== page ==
Opening up one of the most wrenching moral debates of the era, the Supreme Court began hearing arguments yesterday about Oregon’s long-contested doctor-assisted suicide law.
The 1994 law, passed with just 51 percent of Oregon voters, allows doctors to write lethal prescriptions to terminally ill patients who want to die. Supporters say the law offers dignity and relief to patients. Opponents say it’s a slippery slope to patient abuse.
The crux of the right-to-die debate may be ethical, but the court case will pivot on issues of states’ rights versus federal control. Attorney General Alberto Gonzales challenges the law on the basis of the 1970 Controlled Substances Act, which regulates when and how controlled substances – in this case, prescription drugs for ending life -are used.
Under the Bush Administration’s interpretation, both attorneys general have said that Congress did not intend to include doctor-assisted suicide in the category of legitimate medical purposes.
“The Attorney General’s interpretation of the [CSA] phrases ‘legitimate medical purpose’ and ‘professional treatment’ to exclude physician-assisted suicide is supported by historical tradition and the near-unanimity of state and federal authority,” a Justice Department brief reads.
The state of Oregon argues that the CSA does protect doctor-assisted suicide and holds that states, not the attorney general, regulate medicine.
“The Attorney General’s enforcement directive – oversteps the bounds of the Attorney General’s statutory authority,” the state of Oregon’s brief reads.
This is a case Oregon has won before, against then-Attorney General John Ashcroft in the Ninth Circuit Court of Appeals. The May 2004 decision by the Ninth Circuit Court found Ashcroft’s directive “unlawful and unenforceable,” adding that “decisions regarding the practice of medicine – are delegated to the secretary of Health and Human Services.”
If Gonzales is successful in arguing that Congress excluded doctor-assisted suicide from the CSA, the next question is whether or not Congress actually has the authority to nullify Oregon’s laws, said Stephen Kanter, a professor at Lewis and Clark Law School.
Kanter points to a Supreme Court case last year, which ruled that federal drug laws trumped California’s medical marijuana law.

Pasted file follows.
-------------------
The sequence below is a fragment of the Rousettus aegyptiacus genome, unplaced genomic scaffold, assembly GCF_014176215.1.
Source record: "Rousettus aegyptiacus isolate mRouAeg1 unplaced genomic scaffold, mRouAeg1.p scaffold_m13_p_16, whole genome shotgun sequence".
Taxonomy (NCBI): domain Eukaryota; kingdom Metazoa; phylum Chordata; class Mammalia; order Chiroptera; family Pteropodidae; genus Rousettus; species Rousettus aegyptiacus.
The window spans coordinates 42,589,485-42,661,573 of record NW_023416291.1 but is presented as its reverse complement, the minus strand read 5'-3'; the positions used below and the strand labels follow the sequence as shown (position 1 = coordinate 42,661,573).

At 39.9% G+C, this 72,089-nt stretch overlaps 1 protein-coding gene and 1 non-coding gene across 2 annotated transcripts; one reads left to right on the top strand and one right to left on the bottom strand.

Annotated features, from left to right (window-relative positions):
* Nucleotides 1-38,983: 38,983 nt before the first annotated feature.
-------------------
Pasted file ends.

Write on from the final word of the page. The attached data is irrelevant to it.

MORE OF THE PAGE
“The difference with the medical marijuana case is that marijuana is completely illegal,” Kanter said. Since prescription drugs are restricted but not prohibited, the court may look at lethal prescriptions differently.
The Supreme Court has already ruled that states may choose to ban doctor-assisted suicide, as Washington has done. In 1997 court case Washington v. Glucksberg, Justice Sandra Day O’Connor gave a nod to Oregon’s one-of-a-kind statute.
“That suggests the court was sympathetic to states’ experiments,” Kanter said.
Although Oregon is the only lab for this social experiment in the nation, there’s still plenty of contention right here about the law. In 1997, 60 percent of Oregon voters defeated a measure to nullify the original law.
According to Oregon Department of Human Services, 37 terminally ill patients used the law in 2004. All had some health insurance.
Seeing the Bush administration challenge state rights in favor of federal authority belies the historically Republican values of small government, Kanter said.
“Traditionally this is the party of decentralization and limited federal power,” Kanter said. “Now you have all these issues of personal privacy – it’s particularly [ironic] when they get stuck on an issue of states’ rights.”
Though the 11-year-old law has reached the highest court, debate won’t be over until long after the court issues an opinion.
“This is one of the very difficult issues of our time,” Kanter added. “Hopefully the Supreme Court’s decision is just the start of a national conversation.”
|Assisted suicide in Oregon|
|1994 – Oregon’s first assisted-suicide law, Ballot Measure 16, wins narrow approval with a 51 percent majority.
1997 – An effort to repeal the Oregon law is rejected by 60 percent of voters.
1997 – In a Washington state case, U.S. Supreme Court finds terminally ill patients have no constitutional right to doctor assisted -suicide, but notes that states may implement it if they wish.
2001 – U.S. Attorney General John Ashcroft threatens to use the Controlled Substances Act to punish doctors who use federally controlled drugs to help patients die.
2001 – Oregon Attorney General Hardy Myers files a federal suit to prevent the federal government from interfering with Oregon’s assisted-suicide law.
2004 – The U.S. Ninth Circuit Court finds in favor of Oregon; the federal government appeals the ruling.
Feb. 2005 – The U.S. Supreme Court agrees to hear arguments regarding Oregon’s assisted-suicide law during its next term.
Oct. 5, 2005 – The Supreme Court, including new Chief Justice John Roberts, hears arguments for the Oregon case.